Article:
Huge geysers on Saturn’s moon Enceladus may be fed by a salty sea below its surface, boosting the odds of extraterrestrial life in our own solar system, a study released yesterday showed.
Researchers in Europe detected salt particles in the volcanic vapor-and-ice jets that shoot hundreds of kilometers into space, the strongest evidence to date of a liquid ocean under the moon’s icy crust.
Scientists already knew that tiny Enceladus, only 500km across, had two of the three essential ingredients for the emergence of life.
One is an energy source, produced in this case by “tidal warming” driven by the shifting gravitational tug of its parent planet during the moon’s lopsided orbit, and perhaps by other forces too.
The Cassini spacecraft circling Saturn since 2004 has also found a potentially life-sustaining mix of organic chemicals in Enceladus’ plumes, ejected from a quartet of 120km long fractures — known as “tiger stripes” — aligned on the moon’s south pole.
That left the third critical ingredient: liquid water.
Since their discovery in 2005, the giant geysers have fueled intense speculation on the presence of a subterranean ocean, and the new discovery goes a long way toward resolving one of the most hotly debated topics in planetary science.
A team led by Frank Postberg of the University of Heidelberg studied data from Cassini’s Cosmic Dust Analyzer, and tested their findings in laboratory experiments.
Their results, published in the British journal Nature, show that ice grains in the Enceladus plumes contain substantial quantities of sodium salts and that the moon’s hidden sea — if there is one — could be as salty as Earth’s oceans.
“The abundance of various salt components in the particles ... exhibit a compelling similarity to the predicted composition of a subsurface Enceladus ocean in contact with its rock core,” the researchers said. “Individual plume sources stay active for years, implying outflow from a large reservoir.”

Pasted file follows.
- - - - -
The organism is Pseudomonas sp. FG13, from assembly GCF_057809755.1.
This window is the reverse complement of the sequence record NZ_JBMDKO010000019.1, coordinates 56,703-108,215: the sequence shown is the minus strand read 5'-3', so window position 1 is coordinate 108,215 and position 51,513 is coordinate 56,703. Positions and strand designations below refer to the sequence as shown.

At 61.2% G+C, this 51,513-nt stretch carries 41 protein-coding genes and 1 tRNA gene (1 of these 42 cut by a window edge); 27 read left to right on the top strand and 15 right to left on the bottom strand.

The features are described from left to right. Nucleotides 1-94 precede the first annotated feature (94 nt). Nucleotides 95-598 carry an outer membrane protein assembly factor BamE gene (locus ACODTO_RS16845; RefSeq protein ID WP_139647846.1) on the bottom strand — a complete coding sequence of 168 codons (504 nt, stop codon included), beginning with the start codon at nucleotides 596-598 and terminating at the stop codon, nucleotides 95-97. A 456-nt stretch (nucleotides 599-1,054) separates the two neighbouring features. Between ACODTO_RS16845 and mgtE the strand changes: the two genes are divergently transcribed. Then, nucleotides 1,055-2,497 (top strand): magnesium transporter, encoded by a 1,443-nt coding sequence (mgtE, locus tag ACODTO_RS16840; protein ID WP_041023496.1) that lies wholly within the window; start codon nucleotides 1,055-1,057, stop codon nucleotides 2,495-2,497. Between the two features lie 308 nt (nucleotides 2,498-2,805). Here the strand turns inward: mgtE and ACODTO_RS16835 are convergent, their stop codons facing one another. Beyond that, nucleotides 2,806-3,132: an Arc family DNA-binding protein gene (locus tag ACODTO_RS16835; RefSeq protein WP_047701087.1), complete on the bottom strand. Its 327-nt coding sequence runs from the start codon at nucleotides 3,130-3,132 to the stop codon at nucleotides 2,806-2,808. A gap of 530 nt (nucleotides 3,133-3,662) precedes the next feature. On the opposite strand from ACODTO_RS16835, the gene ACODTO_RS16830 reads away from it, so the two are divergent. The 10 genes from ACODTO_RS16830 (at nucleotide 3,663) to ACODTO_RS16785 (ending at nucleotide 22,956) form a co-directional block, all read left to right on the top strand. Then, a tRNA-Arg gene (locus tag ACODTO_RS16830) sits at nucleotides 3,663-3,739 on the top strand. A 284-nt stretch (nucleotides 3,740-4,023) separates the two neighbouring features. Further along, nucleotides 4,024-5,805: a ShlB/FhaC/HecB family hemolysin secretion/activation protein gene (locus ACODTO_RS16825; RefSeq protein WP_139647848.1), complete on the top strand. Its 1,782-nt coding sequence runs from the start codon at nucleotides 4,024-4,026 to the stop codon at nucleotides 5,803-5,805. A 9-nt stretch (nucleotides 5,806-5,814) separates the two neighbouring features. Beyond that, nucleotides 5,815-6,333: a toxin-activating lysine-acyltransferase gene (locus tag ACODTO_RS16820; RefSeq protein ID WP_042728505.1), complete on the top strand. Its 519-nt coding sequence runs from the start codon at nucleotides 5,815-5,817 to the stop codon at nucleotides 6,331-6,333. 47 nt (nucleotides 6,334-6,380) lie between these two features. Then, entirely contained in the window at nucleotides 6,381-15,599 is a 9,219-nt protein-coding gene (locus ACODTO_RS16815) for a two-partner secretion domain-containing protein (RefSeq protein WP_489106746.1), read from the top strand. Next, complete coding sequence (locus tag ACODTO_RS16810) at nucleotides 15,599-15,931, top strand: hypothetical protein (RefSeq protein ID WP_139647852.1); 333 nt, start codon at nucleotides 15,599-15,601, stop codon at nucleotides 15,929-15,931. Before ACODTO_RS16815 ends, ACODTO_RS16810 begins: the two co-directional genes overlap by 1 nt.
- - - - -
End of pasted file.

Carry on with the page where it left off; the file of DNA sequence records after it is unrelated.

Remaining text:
Sodium is a good telltale tracer of possible liquid water for two reasons, according to John Spencer of the Southwest Research Institute in Boulder, Colorado.
It is highly soluble, “so any Enceladan water that has prolonged contact with the moon’s silicate core should be rich is sodium salts, like Earth’s oceans,” he said in a commentary for Nature.
Sodium also scatters sunlight efficiently in the orange-yellow range of the spectrum, and is thus easy to detect even in minute quantities.
In a second study, also in Nature, a team led by Nicholas Schneider of Colorado University likewise looked for salts in Enceladus’ plumes, this time using spectrographs on Earth-bound telescopes.
That it failed to detect any would seem to challenge Postberg’s findings, but the Earth-based observations — combined with the Cassini data — may in fact give us additional clues as to how they may be true, Spencer said.
It tells us, for example, that the plumes could not have been formed by boiling salty water spewing directly out of Enceladus’ tiger stripes, otherwise the sodium would be so abundant as to be observable from Earth.
Instead, the plumes could come from salty water distilling into fresh water vapors, but not through evaporation as happens over Earth’s oceans, but rather in pressurized chambers under the moon’s surface.
Cassini is scheduled to make four additional up-close fly-bys of Enceladus before the middle of next year, and another dozen in the next five years if its mission is extended, so lingering doubts on the moon’s hidden seas may soon be put to rest.